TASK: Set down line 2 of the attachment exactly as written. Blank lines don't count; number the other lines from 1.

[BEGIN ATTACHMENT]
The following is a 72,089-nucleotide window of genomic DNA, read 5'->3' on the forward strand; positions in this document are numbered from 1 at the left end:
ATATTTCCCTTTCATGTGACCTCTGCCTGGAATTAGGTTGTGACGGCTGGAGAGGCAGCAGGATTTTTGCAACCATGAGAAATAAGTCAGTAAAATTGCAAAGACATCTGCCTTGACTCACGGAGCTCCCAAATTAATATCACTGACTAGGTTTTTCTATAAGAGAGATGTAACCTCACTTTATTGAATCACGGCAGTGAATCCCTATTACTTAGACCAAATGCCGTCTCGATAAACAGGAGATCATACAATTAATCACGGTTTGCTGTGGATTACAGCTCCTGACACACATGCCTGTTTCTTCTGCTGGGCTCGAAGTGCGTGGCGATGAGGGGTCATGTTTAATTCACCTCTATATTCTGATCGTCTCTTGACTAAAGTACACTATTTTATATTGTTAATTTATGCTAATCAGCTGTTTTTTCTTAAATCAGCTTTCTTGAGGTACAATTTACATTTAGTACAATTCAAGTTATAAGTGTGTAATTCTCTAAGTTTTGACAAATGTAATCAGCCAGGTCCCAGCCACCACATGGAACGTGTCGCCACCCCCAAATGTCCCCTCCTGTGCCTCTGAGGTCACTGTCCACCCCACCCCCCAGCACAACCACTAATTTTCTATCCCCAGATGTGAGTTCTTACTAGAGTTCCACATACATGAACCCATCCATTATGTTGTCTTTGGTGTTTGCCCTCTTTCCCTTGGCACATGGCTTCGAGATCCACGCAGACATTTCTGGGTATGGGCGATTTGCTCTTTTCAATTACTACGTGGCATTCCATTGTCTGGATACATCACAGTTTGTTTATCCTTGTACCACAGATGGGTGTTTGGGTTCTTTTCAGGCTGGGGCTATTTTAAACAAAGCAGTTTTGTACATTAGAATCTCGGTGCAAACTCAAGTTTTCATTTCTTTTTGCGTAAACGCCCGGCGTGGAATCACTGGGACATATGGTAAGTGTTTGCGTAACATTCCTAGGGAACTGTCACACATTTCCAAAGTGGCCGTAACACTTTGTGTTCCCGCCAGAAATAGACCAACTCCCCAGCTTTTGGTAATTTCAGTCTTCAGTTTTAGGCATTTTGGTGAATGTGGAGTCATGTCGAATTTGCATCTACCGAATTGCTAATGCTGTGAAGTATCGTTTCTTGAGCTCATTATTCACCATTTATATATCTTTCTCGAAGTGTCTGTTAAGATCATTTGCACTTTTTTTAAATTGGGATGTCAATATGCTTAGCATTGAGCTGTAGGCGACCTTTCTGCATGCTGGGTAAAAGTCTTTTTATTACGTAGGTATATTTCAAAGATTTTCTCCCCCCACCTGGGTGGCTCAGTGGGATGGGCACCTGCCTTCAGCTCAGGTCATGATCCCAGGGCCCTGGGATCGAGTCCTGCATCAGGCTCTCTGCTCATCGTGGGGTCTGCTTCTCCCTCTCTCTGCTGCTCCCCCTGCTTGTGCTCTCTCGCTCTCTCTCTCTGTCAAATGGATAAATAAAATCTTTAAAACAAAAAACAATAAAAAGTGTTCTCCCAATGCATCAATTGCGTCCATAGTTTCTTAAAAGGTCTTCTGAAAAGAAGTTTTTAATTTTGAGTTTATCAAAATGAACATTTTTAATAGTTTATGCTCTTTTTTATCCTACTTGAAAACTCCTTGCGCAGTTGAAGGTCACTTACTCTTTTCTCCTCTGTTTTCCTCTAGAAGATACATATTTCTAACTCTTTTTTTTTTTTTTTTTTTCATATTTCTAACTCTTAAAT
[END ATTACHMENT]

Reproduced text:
ATATTTCCCTTTCATGTGACCTCTGCCTGGAATTAGGTTGTGACGGCTGGAGAGGCAGCAGGATTTTTGCAACCATGAGAAATAAGTCAGTAAAATTGCAAAGACATCTGCCTTGACTCACGGAGCTCCCAAATTAATATCACTGACTAGGTTTTTCTATAAGAGAGATGTAACCTCACTTTATTGAATCACGGCAGTGAATCCCTATTACTTAGACCAAATGCCGTCTCGATAAACAGGAGATCATACAATTAATCACGGTTTGCTGTGGATTACAGCTCCTGACACACATGCCTGTTTCTTCTGCTGGGCTCGAAGTGCGTGGCGATGAGGGGTCATGTTTAATTCACCTCTATATTCTGATCGTCTCTTGACTAAAGTACACTATTTTATATTGTTAATTTATGCTAATCAGCTGTTTTTTCTTAAATCAGCTTTCTTGAGGTACAATTTACATTTAGTACAATTCAAGTTATAAGTGTGTAATTCTCTAAGTTTTGACAAATGTAATCAGCCAGGTCCCAGCCACCACATGGAACGTGTCGCCACCCCCAAATGTCCCCTCCTGTGCCTCTGAGGTCACTGTCCACCCCACCCCCCAGCACAACCACTAATTTTCTATCCCCAGATGTGAGTTCTTACTAGAGTTCCACATACATGAACCCATCCATTATGTTGTCTTTGGTGTTTGCCCTCTTTCCCTTGGCACATGGCTTCGAGATCCACGCAGACATTTCTGGGTATGGGCGATTTGCTCTTTTCAATTACTACGTGGCATTCCATTGTCTGGATACATCACAGTTTGTTTATCCTTGTACCACAGATGGGTGTTTGGGTTCTTTTCAGGCTGGGGCTATTTTAAACAAAGCAGTTTTGTACATTAGAATCTCGGTGCAAACTCAAGTTTTCATTTCTTTTTGCGTAAACGCCCGGCGTGGAATCACTGGGACATATGGTAAGTGTTTGCGTAACATTCCTAGGGAACTGTCACACATTTCCAAAGTGGCCGTAACACTTTGTGTTCCCGCCAGAAATAGACCAACTCCCCAGCTTTTGGTAATTTCAGTCTTCAGTTTTAGGCATTTTGGTGAATGTGGAGTCATGTCGAATTTGCATCTACCGAATTGCTAATGCTGTGAAGTATCGTTTCTTGAGCTCATTATTCACCATTTATATATCTTTCTCGAAGTGTCTGTTAAGATCATTTGCACTTTTTTTAAATTGGGATGTCAATATGCTTAGCATTGAGCTGTAGGCGACCTTTCTGCATGCTGGGTAAAAGTCTTTTTATTACGTAGGTATATTTCAAAGATTTTCTCCCCCCACCTGGGTGGCTCAGTGGGATGGGCACCTGCCTTCAGCTCAGGTCATGATCCCAGGGCCCTGGGATCGAGTCCTGCATCAGGCTCTCTGCTCATCGTGGGGTCTGCTTCTCCCTCTCTCTGCTGCTCCCCCTGCTTGTGCTCTCTCGCTCTCTCTCTCTGTCAAATGGATAAATAAAATCTTTAAAACAAAAAACAATAAAAAGTGTTCTCCCAATGCATCAATTGCGTCCATAGTTTCTTAAAAGGTCTTCTGAAAAGAAGTTTTTAATTTTGAGTTTATCAAAATGAACATTTTTAATAGTTTATGCTCTTTTTTATCCTACTTGAAAACTCCTTGCGCAGTTGAAGGTCACTTACTCTTTTCTCCTCTGTTTTCCTCTAGAAGATACATATTTCTAACTCTTTTTTTTTTTTTTTTTTTCATATTTCTAACTCTTAAAT